80. Hall J, Brault A, Vincent F, et al. Discovery of PF-06928215 as a high affinity inhibitor of cGAS enabled by a novel fluorescence polarization assay. PLoS One 2017;12(9):e0184843 doi: 10.1371/journal.pone.0184843[published Online First: Epub Date]|.

81. Hertzog J, Rehwinkel J. Regulation and inhibition of the DNA sensor cGAS. EMBO Rep 2020:e51345 doi: 10.15252/embr.202051345[published Online First: Epub Date]|.

82. Rice AC, Keeney PM, Algarzae NK, Ladd AC, Thomas RR, Bennett JP, Jr. Mitochondrial DNA copy numbers in pyramidal neurons are decreased and mitochondrial biogenesis transcriptome signaling is disrupted in Alzheimer’s disease hippocampi. J Alzheimers Dis 2014;40(2):319-30 doi: 10.3233/JAD-131715[published Online First: Epub Date]|.

83. Arkun K, Rice AC, Bennett JP. Effect of Lewy Bodies on Mitochondrial DNA Copy Numbers and Deletion Burden in Parkinson’s Disease Substantia nigra Neurons. Journal of Alzheimer’s Disease & Parkinsonism 2015;05(01) doi: 10.4172/2161-0460.1000175.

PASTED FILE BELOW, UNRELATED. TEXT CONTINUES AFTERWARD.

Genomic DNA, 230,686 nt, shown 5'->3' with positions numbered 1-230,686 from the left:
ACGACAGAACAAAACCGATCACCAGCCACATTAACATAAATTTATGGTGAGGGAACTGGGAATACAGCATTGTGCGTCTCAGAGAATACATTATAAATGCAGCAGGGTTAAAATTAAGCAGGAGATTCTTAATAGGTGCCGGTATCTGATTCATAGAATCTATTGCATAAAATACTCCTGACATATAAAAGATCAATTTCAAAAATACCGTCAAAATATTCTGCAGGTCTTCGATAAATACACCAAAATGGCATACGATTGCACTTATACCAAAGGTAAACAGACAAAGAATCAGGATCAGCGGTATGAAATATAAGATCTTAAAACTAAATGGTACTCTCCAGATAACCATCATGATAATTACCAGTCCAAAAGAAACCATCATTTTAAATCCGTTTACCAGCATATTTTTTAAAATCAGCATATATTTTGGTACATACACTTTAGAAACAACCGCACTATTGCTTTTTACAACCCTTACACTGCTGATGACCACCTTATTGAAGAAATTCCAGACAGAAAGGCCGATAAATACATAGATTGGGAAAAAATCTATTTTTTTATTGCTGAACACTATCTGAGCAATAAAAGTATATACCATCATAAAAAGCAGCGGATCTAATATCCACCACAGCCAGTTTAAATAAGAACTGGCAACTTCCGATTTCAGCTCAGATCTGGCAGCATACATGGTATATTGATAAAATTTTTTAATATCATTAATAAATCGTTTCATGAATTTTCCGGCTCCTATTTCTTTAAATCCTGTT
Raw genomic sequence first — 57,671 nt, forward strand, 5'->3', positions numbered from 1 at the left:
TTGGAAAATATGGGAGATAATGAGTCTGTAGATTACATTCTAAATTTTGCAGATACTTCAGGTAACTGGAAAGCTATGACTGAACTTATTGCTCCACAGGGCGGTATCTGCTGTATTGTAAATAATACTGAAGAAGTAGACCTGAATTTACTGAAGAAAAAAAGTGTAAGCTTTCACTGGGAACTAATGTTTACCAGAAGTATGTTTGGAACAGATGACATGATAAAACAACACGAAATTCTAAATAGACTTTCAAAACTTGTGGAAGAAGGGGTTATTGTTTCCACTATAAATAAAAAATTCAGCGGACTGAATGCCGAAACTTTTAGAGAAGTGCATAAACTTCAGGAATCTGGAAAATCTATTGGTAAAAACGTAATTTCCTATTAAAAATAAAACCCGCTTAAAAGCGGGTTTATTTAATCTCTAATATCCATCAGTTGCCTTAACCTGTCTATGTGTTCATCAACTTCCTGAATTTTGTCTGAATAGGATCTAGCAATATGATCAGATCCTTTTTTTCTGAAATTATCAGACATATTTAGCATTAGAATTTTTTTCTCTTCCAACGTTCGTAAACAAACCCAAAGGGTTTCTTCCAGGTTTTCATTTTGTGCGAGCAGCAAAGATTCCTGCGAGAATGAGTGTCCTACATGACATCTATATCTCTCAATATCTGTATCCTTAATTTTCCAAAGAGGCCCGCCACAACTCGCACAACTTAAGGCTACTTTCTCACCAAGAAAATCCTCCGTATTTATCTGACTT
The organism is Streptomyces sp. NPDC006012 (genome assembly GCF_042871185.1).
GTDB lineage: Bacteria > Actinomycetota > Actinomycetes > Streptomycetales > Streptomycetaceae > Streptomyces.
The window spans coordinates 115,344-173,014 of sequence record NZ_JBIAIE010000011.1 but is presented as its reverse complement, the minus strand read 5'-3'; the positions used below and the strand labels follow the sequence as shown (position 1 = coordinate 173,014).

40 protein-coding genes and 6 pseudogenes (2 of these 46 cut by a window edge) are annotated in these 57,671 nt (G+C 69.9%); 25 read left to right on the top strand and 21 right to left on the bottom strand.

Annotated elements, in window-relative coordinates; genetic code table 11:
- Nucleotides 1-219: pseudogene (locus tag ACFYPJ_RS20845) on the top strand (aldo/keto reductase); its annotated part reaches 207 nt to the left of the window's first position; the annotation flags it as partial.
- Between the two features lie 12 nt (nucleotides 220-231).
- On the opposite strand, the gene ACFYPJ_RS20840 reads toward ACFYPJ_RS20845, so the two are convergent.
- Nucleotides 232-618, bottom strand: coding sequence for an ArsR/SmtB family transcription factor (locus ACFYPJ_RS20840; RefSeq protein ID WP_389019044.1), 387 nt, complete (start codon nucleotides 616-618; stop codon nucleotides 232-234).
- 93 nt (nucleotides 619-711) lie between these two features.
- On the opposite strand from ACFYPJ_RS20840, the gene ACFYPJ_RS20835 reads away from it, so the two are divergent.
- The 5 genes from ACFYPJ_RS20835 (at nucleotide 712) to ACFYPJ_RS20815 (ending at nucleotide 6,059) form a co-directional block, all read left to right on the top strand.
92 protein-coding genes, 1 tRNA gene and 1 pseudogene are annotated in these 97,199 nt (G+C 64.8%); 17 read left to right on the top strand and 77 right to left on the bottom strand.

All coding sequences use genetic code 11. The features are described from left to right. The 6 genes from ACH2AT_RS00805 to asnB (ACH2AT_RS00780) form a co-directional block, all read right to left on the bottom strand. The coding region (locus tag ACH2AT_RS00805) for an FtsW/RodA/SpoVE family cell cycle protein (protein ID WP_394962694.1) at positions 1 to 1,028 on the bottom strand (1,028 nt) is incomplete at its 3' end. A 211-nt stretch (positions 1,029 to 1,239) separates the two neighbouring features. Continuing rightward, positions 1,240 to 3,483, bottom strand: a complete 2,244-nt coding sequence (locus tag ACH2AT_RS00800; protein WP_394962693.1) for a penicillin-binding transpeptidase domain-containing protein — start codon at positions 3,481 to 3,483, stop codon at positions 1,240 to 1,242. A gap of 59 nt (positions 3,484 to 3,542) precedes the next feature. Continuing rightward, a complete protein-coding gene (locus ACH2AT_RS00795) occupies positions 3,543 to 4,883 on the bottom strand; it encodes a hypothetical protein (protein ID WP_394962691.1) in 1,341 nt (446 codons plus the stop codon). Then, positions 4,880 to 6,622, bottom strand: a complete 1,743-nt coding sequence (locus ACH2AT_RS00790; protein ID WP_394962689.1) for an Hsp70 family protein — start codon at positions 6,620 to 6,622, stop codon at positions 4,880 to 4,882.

84. Cui J, Wang L, Ren X, Zhang Y, Zhang H. LRPPRC: A Multifunctional Protein Involved in Energy Metabolism and Human Disease. Front Physiol 2019;10:595 doi: 10.3389/fphys.2019.00595[published Online First: Epub Date]|.

85. Ruzzenente B, Metodiev MD, Wredenberg A, et al. LRPPRC is necessary for polyadenylation and coordination of translation of mitochondrial mRNAs. EMBO J 2012;31(2):443-56 doi: 10.1038/emboj.2011.392[published Online First: Epub Date]|.

86. Riley JS, Tait SW. Mitochondrial DNA in inflammation and immunity. EMBO Rep 2020;21(4):e49799 doi: 10.15252/embr.201949799[published Online First: Epub Date]|.

87. Rice AC, Ladd AC, Bennett JP, Jr. Postmortem Alzheimer’s Disease Hippocampi Show Oxidative Phosphorylation Gene Expression Opposite that of Isolated Pyramidal Neurons. J Alzheimers Dis 2015;45(4):1051-9 doi: 10.3233/JAD-142937[published Online First: Epub Date]|.